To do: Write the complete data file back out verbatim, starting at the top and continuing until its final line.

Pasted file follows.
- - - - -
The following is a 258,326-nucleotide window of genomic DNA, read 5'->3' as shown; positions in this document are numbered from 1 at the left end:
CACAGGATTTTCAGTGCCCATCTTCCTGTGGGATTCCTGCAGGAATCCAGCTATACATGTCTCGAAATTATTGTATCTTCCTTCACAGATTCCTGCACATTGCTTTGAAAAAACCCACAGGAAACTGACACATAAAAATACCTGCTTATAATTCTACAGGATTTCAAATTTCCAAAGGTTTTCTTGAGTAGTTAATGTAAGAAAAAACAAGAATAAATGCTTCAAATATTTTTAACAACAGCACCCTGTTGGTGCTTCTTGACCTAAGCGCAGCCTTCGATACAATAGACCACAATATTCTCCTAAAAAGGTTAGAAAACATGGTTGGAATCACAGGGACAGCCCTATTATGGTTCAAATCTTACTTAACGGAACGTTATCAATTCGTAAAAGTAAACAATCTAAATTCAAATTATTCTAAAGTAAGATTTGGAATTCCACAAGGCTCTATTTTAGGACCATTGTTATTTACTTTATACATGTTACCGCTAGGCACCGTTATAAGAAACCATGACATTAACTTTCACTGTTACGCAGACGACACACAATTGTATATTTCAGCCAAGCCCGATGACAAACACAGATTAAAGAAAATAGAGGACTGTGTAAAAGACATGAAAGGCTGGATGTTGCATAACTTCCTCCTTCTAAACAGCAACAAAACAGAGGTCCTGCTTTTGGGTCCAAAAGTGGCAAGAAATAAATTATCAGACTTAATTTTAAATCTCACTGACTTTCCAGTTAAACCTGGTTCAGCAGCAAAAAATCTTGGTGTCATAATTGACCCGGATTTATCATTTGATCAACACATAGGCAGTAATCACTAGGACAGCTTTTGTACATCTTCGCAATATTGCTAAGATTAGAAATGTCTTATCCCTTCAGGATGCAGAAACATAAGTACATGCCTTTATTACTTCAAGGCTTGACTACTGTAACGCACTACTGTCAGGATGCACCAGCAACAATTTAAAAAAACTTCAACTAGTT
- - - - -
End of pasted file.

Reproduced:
The following is a 258,326-nucleotide window of genomic DNA, read 5'->3' as shown; positions in this document are numbered from 1 at the left end:
CACAGGATTTTCAGTGCCCATCTTCCTGTGGGATTCCTGCAGGAATCCAGCTATACATGTCTCGAAATTATTGTATCTTCCTTCACAGATTCCTGCACATTGCTTTGAAAAAACCCACAGGAAACTGACACATAAAAATACCTGCTTATAATTCTACAGGATTTCAAATTTCCAAAGGTTTTCTTGAGTAGTTAATGTAAGAAAAAACAAGAATAAATGCTTCAAATATTTTTAACAACAGCACCCTGTTGGTGCTTCTTGACCTAAGCGCAGCCTTCGATACAATAGACCACAATATTCTCCTAAAAAGGTTAGAAAACATGGTTGGAATCACAGGGACAGCCCTATTATGGTTCAAATCTTACTTAACGGAACGTTATCAATTCGTAAAAGTAAACAATCTAAATTCAAATTATTCTAAAGTAAGATTTGGAATTCCACAAGGCTCTATTTTAGGACCATTGTTATTTACTTTATACATGTTACCGCTAGGCACCGTTATAAGAAACCATGACATTAACTTTCACTGTTACGCAGACGACACACAATTGTATATTTCAGCCAAGCCCGATGACAAACACAGATTAAAGAAAATAGAGGACTGTGTAAAAGACATGAAAGGCTGGATGTTGCATAACTTCCTCCTTCTAAACAGCAACAAAACAGAGGTCCTGCTTTTGGGTCCAAAAGTGGCAAGAAATAAATTATCAGACTTAATTTTAAATCTCACTGACTTTCCAGTTAAACCTGGTTCAGCAGCAAAAAATCTTGGTGTCATAATTGACCCGGATTTATCATTTGATCAACACATAGGCAGTAATCACTAGGACAGCTTTTGTACATCTTCGCAATATTGCTAAGATTAGAAATGTCTTATCCCTTCAGGATGCAGAAACATAAGTACATGCCTTTATTACTTCAAGGCTTGACTACTGTAACGCACTACTGTCAGGATGCACCAGCAACAATTTAAAAAAACTTCAACTAGTT